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Investigators Continue Recovery Efforts From Oakland Warehouse Fire


In Oakland, Calif., the death toll keeps climbing from the fire that tore through a warehouse party on Friday. Thirty-six people are now known to have been killed, and officials say that number may rise yet again as they find bodies of more victims. In a moment, we'll hear from a survivor of the fire, a woman who lived in the warehouse. First, NPR's Richard Gonzales has more on the investigation.

RICHARD GONZALES, BYLINE: From the outset, Oakland fire officials predicted a long and heartbreaking recovery process from the devastating blaze that struck at a warehouse converted into a living and party space for artists and musicians known as the Ghost Ship. Bucket by bucket, workers have been removing charred debris. The painstaking work was suspended overnight due to concerns about the structural integrity of one wall in the burnt-out building.

Officials also wanted to examine an area in the back of the building. Oakland Fire Battalion Chief Melinda Drayton says that's where they found warped and twisted metal scorched by high heat.


BATTALION CHIEF MELINDA DRAYTON: We now feel very strongly that we have the section of the building that was the area of origin where the fire started.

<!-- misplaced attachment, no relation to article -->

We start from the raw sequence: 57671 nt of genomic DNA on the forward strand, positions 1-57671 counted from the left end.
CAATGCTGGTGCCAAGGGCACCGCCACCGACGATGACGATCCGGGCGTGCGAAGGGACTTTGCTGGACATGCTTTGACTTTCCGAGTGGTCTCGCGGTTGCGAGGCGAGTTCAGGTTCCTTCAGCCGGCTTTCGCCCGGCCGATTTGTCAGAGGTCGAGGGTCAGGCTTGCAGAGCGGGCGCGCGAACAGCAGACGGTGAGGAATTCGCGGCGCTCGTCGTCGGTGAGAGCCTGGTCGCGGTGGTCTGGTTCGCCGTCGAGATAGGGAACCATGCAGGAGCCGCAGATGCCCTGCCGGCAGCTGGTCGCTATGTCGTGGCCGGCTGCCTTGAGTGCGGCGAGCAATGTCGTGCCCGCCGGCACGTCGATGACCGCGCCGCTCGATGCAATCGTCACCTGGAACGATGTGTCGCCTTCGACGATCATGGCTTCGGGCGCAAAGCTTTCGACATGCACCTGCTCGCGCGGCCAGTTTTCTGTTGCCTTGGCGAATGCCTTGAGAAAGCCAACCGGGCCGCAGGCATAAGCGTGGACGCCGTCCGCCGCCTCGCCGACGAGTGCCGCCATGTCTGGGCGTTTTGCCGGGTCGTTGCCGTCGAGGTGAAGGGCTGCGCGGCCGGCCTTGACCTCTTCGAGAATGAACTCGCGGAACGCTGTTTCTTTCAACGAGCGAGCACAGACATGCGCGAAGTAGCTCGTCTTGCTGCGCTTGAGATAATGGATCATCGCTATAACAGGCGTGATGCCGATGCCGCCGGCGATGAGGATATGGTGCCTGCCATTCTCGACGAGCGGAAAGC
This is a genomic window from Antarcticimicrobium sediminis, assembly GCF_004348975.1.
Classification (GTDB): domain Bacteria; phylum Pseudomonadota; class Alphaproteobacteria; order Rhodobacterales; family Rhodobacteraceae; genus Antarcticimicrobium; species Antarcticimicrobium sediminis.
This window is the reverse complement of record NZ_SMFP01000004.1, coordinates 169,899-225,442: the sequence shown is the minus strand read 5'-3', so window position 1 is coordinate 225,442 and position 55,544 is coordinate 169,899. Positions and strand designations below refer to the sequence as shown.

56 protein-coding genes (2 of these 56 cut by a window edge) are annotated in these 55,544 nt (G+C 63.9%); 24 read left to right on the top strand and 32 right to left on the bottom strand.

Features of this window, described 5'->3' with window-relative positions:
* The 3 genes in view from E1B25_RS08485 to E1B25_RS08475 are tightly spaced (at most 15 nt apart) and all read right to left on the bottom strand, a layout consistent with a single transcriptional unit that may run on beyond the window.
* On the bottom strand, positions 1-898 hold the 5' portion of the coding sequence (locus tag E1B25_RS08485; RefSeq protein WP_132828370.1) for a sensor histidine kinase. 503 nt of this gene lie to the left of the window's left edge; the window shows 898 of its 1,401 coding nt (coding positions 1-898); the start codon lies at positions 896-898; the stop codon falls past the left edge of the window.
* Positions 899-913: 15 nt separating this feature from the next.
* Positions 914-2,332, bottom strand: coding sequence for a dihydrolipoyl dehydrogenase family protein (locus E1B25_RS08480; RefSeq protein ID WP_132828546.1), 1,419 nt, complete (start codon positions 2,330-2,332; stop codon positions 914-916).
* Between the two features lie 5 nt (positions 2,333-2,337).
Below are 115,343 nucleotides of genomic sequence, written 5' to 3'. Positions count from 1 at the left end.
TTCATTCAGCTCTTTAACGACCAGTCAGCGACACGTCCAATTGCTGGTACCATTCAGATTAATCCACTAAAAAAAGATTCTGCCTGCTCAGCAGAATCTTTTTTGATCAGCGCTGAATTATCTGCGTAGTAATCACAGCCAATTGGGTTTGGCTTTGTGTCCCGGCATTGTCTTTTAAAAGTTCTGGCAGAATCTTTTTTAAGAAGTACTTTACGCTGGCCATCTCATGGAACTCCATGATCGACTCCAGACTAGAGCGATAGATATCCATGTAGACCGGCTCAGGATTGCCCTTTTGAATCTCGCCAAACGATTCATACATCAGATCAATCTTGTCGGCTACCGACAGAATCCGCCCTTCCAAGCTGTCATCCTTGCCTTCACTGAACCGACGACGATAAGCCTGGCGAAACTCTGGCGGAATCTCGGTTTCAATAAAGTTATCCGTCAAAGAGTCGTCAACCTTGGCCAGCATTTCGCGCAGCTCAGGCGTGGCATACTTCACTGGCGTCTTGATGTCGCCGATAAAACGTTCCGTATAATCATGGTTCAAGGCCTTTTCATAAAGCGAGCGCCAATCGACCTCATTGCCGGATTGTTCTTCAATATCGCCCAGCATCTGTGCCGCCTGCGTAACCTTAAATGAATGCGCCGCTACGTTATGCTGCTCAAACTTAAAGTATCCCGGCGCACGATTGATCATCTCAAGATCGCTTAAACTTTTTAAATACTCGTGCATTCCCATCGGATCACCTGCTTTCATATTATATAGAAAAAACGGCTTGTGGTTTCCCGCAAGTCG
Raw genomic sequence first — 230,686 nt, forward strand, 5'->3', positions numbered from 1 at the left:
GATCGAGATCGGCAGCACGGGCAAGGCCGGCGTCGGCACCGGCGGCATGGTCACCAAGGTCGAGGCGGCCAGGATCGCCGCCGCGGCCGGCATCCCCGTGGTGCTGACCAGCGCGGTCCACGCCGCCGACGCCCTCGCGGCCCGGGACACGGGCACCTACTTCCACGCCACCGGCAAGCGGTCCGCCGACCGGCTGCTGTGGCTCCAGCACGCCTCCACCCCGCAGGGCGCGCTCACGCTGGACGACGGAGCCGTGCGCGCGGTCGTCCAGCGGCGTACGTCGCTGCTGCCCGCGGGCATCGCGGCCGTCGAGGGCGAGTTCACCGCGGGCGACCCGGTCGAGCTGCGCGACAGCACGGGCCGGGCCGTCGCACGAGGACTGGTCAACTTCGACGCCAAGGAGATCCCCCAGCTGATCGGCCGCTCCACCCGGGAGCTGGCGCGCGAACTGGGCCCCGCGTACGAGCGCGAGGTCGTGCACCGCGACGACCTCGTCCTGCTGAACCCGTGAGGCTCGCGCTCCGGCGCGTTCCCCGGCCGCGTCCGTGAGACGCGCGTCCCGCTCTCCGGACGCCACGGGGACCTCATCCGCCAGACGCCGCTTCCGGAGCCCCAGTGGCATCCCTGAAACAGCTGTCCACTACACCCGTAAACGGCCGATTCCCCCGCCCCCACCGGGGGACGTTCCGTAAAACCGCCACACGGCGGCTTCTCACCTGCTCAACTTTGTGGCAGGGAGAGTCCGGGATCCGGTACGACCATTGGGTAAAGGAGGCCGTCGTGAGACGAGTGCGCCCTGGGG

GONZALES: But officials are not saying they found the cause of the fire. People who knew the interior say the illegal living spaces contained jerry–rigged electrical wires and propane tanks used for heating. Highly flammable wooden pallets were used as partitions and even a makeshift staircase.

A lot of people are asking a lot of questions about the city of Oakland's apparent failure to respond to reports of code violations. A city inspector recently visited the site and then reported that he was unable to gain entrance for a proper inspection.

The fire also has sparked a growing debate in the city over the proliferation of such live-work spaces for artists as many local residents are hard pressed to find affordable housing in the entire San Francisco Bay area. But for now, Oakland Fire Battalion Chief Melinda Drayton says city officials are trying to keep their focus on the recovery.


DRAYTON: We're no closer to finding a cause, and we absolutely believe that the number of fire fatalities will increase.

GONZALES: Officials say a high percentage of the building has been examined, but much more work remains. After the overnight suspension of recovery efforts, workers were able to gain access again earlier today. The job will likely get even more complicated this week as rain is forecast and recovery workers and investigators have no roof to cover them. Richard Gonzales, NPR News, Oakland, Calif. Transcript provided by NPR, Copyright NPR.